Georg Fuerlinger, Ulrich Fandl and Thomas Funke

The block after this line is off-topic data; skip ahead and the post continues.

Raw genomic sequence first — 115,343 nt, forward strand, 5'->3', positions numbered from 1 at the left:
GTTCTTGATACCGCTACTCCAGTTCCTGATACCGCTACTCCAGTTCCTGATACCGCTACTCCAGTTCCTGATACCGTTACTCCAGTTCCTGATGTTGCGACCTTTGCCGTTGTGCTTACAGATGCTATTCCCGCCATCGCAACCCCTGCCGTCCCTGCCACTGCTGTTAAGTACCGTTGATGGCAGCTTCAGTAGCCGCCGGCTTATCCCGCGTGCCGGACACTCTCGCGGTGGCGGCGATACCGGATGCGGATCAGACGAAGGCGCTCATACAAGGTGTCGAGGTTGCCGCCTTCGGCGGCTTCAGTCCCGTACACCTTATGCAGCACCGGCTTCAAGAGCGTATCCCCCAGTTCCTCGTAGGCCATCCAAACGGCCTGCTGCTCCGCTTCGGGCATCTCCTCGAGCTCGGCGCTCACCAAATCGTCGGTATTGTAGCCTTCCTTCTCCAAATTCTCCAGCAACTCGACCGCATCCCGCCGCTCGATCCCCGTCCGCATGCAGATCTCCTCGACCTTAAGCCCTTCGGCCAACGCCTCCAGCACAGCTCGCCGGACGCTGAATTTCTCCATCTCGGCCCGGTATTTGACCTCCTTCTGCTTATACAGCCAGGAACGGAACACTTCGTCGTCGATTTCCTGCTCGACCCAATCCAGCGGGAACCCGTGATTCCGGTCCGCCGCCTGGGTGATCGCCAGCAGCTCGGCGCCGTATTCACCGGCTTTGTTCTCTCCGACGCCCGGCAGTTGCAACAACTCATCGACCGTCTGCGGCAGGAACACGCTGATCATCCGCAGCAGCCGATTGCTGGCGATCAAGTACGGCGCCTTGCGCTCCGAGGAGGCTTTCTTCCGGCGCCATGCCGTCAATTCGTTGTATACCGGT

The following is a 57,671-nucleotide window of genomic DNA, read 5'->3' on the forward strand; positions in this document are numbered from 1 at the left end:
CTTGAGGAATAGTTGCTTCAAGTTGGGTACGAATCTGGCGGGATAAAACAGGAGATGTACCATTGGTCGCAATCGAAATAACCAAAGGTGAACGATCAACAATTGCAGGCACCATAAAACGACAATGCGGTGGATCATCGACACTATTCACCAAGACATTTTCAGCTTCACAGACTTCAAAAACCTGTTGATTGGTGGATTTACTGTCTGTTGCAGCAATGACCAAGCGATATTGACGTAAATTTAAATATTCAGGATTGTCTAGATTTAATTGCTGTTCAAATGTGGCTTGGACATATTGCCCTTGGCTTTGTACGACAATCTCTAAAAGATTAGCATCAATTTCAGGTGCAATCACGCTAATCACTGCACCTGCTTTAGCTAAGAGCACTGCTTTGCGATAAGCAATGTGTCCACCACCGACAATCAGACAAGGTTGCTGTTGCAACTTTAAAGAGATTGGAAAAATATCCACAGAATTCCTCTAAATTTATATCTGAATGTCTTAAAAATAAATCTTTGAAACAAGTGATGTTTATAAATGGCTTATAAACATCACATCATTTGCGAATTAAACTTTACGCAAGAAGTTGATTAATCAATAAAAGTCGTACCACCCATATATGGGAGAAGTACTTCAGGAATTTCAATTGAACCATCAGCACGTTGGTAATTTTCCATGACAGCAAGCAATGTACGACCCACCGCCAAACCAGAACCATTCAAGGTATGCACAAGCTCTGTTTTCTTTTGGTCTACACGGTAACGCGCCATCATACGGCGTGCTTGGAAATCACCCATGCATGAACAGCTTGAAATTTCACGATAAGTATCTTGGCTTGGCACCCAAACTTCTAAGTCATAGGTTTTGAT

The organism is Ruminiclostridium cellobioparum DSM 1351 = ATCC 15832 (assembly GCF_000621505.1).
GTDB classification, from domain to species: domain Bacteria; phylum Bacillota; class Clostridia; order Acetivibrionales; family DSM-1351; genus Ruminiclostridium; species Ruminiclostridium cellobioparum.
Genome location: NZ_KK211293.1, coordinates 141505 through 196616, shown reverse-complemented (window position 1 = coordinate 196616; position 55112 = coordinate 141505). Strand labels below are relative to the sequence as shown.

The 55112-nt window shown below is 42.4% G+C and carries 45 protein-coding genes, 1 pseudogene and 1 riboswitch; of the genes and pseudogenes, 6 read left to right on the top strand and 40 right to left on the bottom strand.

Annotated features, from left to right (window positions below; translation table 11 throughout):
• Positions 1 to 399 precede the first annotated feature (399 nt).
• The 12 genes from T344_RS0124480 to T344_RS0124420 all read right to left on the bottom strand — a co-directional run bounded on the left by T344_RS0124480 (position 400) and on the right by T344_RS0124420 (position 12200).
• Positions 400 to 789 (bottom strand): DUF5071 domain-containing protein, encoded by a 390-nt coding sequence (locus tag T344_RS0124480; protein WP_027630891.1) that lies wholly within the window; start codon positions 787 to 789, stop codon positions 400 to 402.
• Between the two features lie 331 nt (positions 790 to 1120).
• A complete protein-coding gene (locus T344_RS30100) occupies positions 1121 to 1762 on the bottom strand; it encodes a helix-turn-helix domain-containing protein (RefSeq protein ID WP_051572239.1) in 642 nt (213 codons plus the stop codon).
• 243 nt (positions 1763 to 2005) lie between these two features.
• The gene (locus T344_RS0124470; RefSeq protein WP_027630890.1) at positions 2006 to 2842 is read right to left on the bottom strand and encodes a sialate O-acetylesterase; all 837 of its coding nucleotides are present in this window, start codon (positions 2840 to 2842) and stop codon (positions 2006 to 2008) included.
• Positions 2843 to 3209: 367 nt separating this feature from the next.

The performance of new ventures is strongly impacted by something much larger than the business itself: the surrounding ecosystem. In this network of actors, the role of the state has been underestimated up to this point. This article investigates the nature and composition of the German entrepreneurship ecosystem and suggests a new framework for assessing the role of the state in the entrepreneurial ecosystem. This framework is applied using data from a meta-analysis of existing research as well as qualitative interviews to assess the government influence on the different phases of the science-based innovation process. By analyzing different public initiatives in Germany, this paper provides insights into how governments can influence the attractiveness of an ecosystem, but it also highlights various improvement opportunities. Germany already features a dynamic entrepreneurship ecosystem and has a distinct political agenda to promote entrepreneurship. Improvements have been made in the regulatory environment and in entrepreneurship education, especially tertiary education, and publicly funded programs support the early stages of new ventures. The incentive schemes for scientific staff should be aligned to encourage more tech transfer activities, and more later stage financing is needed, through the involvement of private investments, in order to exploit the full growth potential of new ventures. Germany also needs policies that affect social values and attitudes towards entrepreneurship in order to reduce the stigma of failure and enhance the appreciation of entrepreneurial activity in the society.